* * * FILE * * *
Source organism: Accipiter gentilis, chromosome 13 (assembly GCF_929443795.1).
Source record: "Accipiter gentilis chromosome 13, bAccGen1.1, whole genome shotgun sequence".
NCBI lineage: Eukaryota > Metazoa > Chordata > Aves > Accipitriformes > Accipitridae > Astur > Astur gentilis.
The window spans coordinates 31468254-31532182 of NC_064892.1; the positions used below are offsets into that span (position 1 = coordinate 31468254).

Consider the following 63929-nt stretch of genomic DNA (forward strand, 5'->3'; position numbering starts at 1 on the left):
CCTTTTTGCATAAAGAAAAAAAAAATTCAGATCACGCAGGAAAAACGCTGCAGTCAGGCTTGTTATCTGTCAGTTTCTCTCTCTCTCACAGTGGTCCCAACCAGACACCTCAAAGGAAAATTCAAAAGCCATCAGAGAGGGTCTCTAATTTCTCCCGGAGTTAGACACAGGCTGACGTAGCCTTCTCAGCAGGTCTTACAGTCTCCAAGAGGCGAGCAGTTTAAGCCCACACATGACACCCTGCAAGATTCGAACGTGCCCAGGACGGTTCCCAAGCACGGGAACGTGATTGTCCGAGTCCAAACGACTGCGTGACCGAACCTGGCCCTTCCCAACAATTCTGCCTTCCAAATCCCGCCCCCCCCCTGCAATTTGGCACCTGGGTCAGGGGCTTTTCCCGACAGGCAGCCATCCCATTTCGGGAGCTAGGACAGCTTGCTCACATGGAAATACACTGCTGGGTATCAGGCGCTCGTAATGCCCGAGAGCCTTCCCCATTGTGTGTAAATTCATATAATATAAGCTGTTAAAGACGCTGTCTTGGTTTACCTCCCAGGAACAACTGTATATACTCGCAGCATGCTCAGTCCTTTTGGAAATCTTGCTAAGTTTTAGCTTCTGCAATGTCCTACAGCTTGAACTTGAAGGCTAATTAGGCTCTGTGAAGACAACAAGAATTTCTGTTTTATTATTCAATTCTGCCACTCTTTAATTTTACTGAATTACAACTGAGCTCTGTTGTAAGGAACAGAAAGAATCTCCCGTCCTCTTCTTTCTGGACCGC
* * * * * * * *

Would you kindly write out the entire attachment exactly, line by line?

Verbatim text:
Source organism: Accipiter gentilis, chromosome 13 (assembly GCF_929443795.1).
Source record: "Accipiter gentilis chromosome 13, bAccGen1.1, whole genome shotgun sequence".
NCBI lineage: Eukaryota > Metazoa > Chordata > Aves > Accipitriformes > Accipitridae > Astur > Astur gentilis.
The window spans coordinates 31468254-31532182 of NC_064892.1; the positions used below are offsets into that span (position 1 = coordinate 31468254).

Consider the following 63929-nt stretch of genomic DNA (forward strand, 5'->3'; position numbering starts at 1 on the left):
CCTTTTTGCATAAAGAAAAAAAAAATTCAGATCACGCAGGAAAAACGCTGCAGTCAGGCTTGTTATCTGTCAGTTTCTCTCTCTCTCACAGTGGTCCCAACCAGACACCTCAAAGGAAAATTCAAAAGCCATCAGAGAGGGTCTCTAATTTCTCCCGGAGTTAGACACAGGCTGACGTAGCCTTCTCAGCAGGTCTTACAGTCTCCAAGAGGCGAGCAGTTTAAGCCCACACATGACACCCTGCAAGATTCGAACGTGCCCAGGACGGTTCCCAAGCACGGGAACGTGATTGTCCGAGTCCAAACGACTGCGTGACCGAACCTGGCCCTTCCCAACAATTCTGCCTTCCAAATCCCGCCCCCCCCCTGCAATTTGGCACCTGGGTCAGGGGCTTTTCCCGACAGGCAGCCATCCCATTTCGGGAGCTAGGACAGCTTGCTCACATGGAAATACACTGCTGGGTATCAGGCGCTCGTAATGCCCGAGAGCCTTCCCCATTGTGTGTAAATTCATATAATATAAGCTGTTAAAGACGCTGTCTTGGTTTACCTCCCAGGAACAACTGTATATACTCGCAGCATGCTCAGTCCTTTTGGAAATCTTGCTAAGTTTTAGCTTCTGCAATGTCCTACAGCTTGAACTTGAAGGCTAATTAGGCTCTGTGAAGACAACAAGAATTTCTGTTTTATTATTCAATTCTGCCACTCTTTAATTTTACTGAATTACAACTGAGCTCTGTTGTAAGGAACAGAAAGAATCTCCCGTCCTCTTCTTTCTGGACCGC